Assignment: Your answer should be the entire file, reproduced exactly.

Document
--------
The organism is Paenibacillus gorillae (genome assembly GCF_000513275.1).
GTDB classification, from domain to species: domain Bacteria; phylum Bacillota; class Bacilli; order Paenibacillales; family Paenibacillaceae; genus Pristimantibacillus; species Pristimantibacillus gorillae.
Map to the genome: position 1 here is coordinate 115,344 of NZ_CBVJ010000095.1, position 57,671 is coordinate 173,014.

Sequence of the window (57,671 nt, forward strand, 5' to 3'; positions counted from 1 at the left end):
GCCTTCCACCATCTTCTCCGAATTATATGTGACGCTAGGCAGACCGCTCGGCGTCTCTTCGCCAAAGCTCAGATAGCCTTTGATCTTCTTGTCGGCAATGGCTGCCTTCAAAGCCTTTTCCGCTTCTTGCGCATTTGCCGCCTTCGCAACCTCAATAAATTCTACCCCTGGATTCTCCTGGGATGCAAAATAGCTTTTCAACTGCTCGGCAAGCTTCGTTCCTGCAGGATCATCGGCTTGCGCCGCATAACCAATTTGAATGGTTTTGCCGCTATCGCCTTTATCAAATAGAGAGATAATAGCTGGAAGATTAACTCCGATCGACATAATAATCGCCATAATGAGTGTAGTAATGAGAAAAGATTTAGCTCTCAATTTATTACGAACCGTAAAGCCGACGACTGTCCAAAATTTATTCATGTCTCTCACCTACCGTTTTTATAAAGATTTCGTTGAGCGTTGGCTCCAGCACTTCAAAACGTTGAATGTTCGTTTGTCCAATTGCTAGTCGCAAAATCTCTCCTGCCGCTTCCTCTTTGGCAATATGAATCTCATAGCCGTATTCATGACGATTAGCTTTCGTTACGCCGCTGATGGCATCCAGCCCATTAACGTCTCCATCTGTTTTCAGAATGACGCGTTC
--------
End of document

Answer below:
The organism is Paenibacillus gorillae (genome assembly GCF_000513275.1).
GTDB classification, from domain to species: domain Bacteria; phylum Bacillota; class Bacilli; order Paenibacillales; family Paenibacillaceae; genus Pristimantibacillus; species Pristimantibacillus gorillae.
Map to the genome: position 1 here is coordinate 115,344 of NZ_CBVJ010000095.1, position 57,671 is coordinate 173,014.

Sequence of the window (57,671 nt, forward strand, 5' to 3'; positions counted from 1 at the left end):
GCCTTCCACCATCTTCTCCGAATTATATGTGACGCTAGGCAGACCGCTCGGCGTCTCTTCGCCAAAGCTCAGATAGCCTTTGATCTTCTTGTCGGCAATGGCTGCCTTCAAAGCCTTTTCCGCTTCTTGCGCATTTGCCGCCTTCGCAACCTCAATAAATTCTACCCCTGGATTCTCCTGGGATGCAAAATAGCTTTTCAACTGCTCGGCAAGCTTCGTTCCTGCAGGATCATCGGCTTGCGCCGCATAACCAATTTGAATGGTTTTGCCGCTATCGCCTTTATCAAATAGAGAGATAATAGCTGGAAGATTAACTCCGATCGACATAATAATCGCCATAATGAGTGTAGTAATGAGAAAAGATTTAGCTCTCAATTTATTACGAACCGTAAAGCCGACGACTGTCCAAAATTTATTCATGTCTCTCACCTACCGTTTTTATAAAGATTTCGTTGAGCGTTGGCTCCAGCACTTCAAAACGTTGAATGTTCGTTTGTCCAATTGCTAGTCGCAAAATCTCTCCTGCCGCTTCCTCTTTGGCAATATGAATCTCATAGCCGTATTCATGACGATTAGCTTTCGTTACGCCGCTGATGGCATCCAGCCCATTAACGTCTCCATCTGTTTTCAGAATGACGCGTTC